I'll jump off that soapbox for a moment. The article goes on to talk about Patricia Newton, one of the first cured sickle cell adults. Good for her! Congratulations Patricia. The more I read about Bone Marrow Transplants however, the more I realize that it's not for me. Not only is it undeniably risky, most adults can't find a good match due to the high number of transfusions we've had. Add on the chemo, the long hospitalization (sometimes up to a year), and the lifetime of taking steroids and immuno-suppressant drugs, and it just sounds like the benefits don't outweigh the cure.

Perhaps I would think differently if I was a different sort of sickler. After all, I only used to have pain 85% of the time, and I only had a major crises every 3-4 months. And now on Nicosan, crises and hospitalizations are a distant memory. I don't think I'm the right person to advocate BMT right now...I'm just in a really, really good space.

Sickle cell is not a death sentence. It's not the end of the world. Having sickle cell is like having any other disease, learn it, deal with it, survive it. Don't let your condition own you.

Thursday, March 12, 2009

Nicosan Fan Mail

This letter just brought it home for me...all the stress that I've been going through getting Nicosan to my dear users in the US. It's been difficult maintaining with all the business and economic setbacks both here and in Nigeria, but this note from a Nicosan user just reminded me why I love what I do!

I just wanted to let you know that i have been using Nicosan for a
month now. It has been very helpful. I have sickle cell anemia and
usually have crisis in the month of February when it gets cold in
Philadelphia but I was able to ward it off this year. I just ordered
another pack and I'm saving so I can order the pack of 12. Thanks so
much for introducing me to this drug. I am very excited for my future
now even though i have very few crisis, i am an athlete at heart and
hope i will be able to participate in the activities i love.

Awwwww! Keep doing your thang girl! And I hope Nicosan will keep enriching your life that way it has changed mine.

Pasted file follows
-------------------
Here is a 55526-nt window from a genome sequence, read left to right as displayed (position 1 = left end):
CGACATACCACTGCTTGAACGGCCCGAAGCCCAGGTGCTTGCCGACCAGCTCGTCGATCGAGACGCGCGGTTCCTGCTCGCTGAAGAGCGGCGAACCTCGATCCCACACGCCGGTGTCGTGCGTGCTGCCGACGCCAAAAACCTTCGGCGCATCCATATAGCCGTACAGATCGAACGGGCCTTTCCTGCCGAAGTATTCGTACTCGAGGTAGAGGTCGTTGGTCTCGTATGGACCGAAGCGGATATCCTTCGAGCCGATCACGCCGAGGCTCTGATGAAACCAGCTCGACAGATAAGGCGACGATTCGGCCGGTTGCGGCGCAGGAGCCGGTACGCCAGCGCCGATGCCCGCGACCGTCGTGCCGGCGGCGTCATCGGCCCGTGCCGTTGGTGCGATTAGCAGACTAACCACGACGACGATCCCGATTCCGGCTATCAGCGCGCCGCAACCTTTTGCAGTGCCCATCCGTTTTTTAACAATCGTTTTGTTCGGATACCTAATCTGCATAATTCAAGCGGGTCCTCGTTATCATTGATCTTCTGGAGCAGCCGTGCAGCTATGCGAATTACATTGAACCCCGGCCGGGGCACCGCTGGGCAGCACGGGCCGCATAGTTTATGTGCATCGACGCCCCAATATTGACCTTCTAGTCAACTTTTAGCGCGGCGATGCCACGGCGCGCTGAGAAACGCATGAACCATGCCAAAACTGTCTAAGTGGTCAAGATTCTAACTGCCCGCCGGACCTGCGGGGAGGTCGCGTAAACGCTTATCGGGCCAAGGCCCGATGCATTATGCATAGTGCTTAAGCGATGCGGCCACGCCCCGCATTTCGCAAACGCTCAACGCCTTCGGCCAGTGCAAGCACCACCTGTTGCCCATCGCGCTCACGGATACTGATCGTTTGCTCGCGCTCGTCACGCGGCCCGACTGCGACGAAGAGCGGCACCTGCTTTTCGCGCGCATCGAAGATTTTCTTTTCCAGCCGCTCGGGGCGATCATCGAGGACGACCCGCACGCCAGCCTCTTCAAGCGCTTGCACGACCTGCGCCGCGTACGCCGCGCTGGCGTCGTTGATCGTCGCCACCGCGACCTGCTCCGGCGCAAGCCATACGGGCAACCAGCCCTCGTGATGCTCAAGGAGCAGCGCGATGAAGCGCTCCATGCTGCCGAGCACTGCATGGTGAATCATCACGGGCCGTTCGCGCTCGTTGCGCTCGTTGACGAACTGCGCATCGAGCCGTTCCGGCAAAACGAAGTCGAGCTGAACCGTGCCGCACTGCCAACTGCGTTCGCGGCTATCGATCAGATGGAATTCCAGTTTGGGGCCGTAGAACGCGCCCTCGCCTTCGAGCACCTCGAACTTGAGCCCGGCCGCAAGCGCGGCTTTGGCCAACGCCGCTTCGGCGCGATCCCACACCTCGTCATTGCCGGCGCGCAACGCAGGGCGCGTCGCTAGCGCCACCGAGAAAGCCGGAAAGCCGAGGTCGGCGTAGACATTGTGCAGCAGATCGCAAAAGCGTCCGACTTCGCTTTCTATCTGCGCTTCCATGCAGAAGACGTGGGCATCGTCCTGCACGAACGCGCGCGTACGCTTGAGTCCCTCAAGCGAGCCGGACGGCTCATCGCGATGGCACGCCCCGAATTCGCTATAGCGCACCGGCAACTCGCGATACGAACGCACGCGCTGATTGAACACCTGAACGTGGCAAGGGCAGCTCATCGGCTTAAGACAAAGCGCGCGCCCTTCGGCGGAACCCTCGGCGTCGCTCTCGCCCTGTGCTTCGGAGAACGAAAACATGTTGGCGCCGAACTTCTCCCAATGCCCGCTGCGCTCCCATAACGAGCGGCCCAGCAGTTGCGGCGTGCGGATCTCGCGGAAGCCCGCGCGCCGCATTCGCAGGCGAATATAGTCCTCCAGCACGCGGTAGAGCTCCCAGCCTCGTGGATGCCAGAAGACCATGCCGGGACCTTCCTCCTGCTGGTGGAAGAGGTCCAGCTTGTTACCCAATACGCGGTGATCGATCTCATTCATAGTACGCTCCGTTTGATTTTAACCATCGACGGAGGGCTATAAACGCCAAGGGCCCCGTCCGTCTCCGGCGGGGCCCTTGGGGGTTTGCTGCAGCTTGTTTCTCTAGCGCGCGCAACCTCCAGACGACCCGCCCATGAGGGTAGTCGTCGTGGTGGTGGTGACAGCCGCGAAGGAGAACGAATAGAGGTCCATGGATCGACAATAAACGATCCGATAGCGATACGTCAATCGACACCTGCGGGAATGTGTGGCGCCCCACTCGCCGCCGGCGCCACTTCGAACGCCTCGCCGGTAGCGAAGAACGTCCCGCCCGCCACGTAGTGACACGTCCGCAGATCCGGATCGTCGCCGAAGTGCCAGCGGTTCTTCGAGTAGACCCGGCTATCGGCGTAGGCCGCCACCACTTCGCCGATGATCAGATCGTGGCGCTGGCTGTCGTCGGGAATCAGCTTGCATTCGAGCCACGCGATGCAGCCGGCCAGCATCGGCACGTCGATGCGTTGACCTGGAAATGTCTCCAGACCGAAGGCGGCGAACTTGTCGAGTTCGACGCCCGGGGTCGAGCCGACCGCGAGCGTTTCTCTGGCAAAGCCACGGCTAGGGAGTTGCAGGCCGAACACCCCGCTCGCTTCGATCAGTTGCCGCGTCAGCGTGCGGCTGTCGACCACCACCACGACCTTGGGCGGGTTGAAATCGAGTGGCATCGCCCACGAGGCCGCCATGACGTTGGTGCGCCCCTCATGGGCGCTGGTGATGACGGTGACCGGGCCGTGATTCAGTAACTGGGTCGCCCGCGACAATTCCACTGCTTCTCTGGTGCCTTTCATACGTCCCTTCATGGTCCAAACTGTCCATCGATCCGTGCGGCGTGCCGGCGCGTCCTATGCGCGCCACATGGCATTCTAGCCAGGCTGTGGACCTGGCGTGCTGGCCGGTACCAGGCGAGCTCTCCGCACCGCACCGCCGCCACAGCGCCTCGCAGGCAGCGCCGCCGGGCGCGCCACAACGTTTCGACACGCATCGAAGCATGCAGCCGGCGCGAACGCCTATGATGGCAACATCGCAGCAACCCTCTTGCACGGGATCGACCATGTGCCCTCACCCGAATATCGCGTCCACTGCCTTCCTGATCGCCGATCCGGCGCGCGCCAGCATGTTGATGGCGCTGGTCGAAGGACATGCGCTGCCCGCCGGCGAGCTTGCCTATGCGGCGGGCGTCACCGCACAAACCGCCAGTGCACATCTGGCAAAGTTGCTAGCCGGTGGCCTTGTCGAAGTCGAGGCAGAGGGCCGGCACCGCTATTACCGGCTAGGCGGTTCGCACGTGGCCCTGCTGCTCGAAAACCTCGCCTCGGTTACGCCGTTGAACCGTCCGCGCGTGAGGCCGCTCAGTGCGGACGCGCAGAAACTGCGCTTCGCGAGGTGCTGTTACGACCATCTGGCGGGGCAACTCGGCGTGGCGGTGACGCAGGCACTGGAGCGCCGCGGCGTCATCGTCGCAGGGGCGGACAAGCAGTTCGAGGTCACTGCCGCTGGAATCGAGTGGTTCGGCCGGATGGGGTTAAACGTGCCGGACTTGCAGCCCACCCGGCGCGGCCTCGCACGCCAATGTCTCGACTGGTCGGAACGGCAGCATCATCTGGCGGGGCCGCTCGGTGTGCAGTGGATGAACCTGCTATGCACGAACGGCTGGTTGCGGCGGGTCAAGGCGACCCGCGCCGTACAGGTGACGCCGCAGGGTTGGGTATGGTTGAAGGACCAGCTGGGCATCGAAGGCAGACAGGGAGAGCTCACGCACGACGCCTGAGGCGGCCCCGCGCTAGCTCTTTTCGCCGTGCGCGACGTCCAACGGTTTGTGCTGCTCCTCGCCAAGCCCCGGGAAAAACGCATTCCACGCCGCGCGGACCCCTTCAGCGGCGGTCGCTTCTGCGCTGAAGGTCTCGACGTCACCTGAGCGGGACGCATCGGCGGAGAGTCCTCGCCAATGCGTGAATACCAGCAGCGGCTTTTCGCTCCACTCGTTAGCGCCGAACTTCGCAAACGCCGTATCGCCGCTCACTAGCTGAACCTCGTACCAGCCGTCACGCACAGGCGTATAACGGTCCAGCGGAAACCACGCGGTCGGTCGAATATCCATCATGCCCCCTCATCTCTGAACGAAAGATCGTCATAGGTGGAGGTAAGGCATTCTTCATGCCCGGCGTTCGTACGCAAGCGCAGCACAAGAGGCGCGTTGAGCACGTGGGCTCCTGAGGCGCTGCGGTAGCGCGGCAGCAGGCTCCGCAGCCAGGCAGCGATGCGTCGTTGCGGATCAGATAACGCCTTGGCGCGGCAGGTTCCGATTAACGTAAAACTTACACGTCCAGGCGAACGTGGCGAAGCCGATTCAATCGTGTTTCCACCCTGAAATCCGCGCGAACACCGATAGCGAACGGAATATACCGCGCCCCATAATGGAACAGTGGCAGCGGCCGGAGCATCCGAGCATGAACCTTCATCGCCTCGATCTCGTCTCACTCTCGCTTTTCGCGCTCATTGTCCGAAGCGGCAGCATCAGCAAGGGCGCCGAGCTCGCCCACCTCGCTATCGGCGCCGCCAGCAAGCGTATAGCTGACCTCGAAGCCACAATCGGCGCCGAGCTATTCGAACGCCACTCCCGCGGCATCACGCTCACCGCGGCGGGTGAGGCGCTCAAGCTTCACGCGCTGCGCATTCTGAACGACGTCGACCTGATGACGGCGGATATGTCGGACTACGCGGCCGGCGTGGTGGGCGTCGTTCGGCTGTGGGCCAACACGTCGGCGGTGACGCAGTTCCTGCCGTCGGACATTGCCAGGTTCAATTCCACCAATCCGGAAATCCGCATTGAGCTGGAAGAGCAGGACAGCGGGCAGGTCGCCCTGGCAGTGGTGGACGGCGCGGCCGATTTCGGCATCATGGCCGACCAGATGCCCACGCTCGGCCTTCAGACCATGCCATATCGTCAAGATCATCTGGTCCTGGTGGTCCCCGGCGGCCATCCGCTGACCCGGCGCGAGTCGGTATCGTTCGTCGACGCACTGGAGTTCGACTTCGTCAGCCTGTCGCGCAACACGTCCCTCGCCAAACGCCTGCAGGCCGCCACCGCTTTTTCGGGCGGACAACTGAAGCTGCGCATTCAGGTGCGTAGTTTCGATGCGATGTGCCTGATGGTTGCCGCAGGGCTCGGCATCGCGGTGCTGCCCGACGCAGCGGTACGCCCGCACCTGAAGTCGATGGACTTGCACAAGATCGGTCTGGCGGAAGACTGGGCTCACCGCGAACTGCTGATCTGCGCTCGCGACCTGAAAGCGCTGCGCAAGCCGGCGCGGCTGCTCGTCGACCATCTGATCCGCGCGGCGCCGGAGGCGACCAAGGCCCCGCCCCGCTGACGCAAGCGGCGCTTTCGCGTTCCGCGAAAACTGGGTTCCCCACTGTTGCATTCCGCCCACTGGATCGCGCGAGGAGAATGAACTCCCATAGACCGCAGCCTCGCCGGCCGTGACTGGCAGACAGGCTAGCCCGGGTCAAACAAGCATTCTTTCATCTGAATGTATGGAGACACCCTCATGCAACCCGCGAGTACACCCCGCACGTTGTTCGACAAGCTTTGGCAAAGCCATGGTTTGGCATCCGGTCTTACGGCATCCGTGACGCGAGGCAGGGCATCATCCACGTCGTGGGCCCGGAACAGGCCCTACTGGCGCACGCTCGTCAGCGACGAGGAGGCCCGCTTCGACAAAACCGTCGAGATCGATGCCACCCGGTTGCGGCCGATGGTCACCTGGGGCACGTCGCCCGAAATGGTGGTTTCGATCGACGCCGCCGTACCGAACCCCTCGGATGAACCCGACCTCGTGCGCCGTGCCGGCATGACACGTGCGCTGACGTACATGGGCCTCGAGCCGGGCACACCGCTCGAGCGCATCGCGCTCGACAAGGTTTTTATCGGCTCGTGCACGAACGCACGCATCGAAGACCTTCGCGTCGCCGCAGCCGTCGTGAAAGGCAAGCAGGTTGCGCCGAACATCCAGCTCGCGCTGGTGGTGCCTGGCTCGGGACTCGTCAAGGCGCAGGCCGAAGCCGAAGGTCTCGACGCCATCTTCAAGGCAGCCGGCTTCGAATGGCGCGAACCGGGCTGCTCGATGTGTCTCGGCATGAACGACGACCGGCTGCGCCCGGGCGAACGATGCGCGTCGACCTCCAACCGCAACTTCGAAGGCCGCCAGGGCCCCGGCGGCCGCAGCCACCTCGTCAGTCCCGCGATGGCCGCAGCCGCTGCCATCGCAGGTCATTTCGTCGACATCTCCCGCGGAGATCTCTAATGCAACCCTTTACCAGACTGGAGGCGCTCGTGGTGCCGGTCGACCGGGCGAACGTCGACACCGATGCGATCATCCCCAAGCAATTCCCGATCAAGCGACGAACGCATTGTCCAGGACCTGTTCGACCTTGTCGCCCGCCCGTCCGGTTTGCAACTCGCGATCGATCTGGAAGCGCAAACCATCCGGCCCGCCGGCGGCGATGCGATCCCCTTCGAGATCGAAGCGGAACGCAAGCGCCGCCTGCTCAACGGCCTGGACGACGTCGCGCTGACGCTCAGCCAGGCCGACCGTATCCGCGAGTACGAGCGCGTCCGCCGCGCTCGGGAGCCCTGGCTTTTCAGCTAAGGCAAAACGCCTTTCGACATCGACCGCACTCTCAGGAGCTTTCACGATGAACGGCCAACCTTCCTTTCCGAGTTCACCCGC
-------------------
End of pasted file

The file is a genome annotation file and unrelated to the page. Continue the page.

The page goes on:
Tuesday, March 10, 2009

Research Study

This is not my research, therefore I do not have additional information about this project. It is being conducted by Kimberly Grace, a PhD student at Alliant International University. For questions and contact information, please click the link to the survey.

For anyone over 18 with sickle cell, please consider participating in this project. It will only take a few minutes. I already sent mine in and am looking forward to the results.

*Please note that you must be living in the United States to participate AND the survey will be closed in just a couple of days*

Also, feel free to pass this along to anyone you know that may qualify.

Saturday, March 7, 2009

Live Your Pain

Scars that bind
Tears that fasten me to u
Our pain unites us
So be true to this emotion
live without shame your wounds
Carry your head high as the tears flow.
Let the tears fall and express your pain
without reservation, without regret
because the more we share our pain
the closer we become.
Pain shared is real, true, pure
I can’t fake pain, so why do I try to hide the most true part of who I am?
Why are we so ashamed of that which makes us most human?
Why do we hide our tears and fears and put on a mask that is not us?
Void of pretense pain exists to connect us, it exists to remind us, it exists to unite us.

So live your pain
Live it out loud
Let the tears fall
No shame.

By: Kafo, 2009 aka lil sis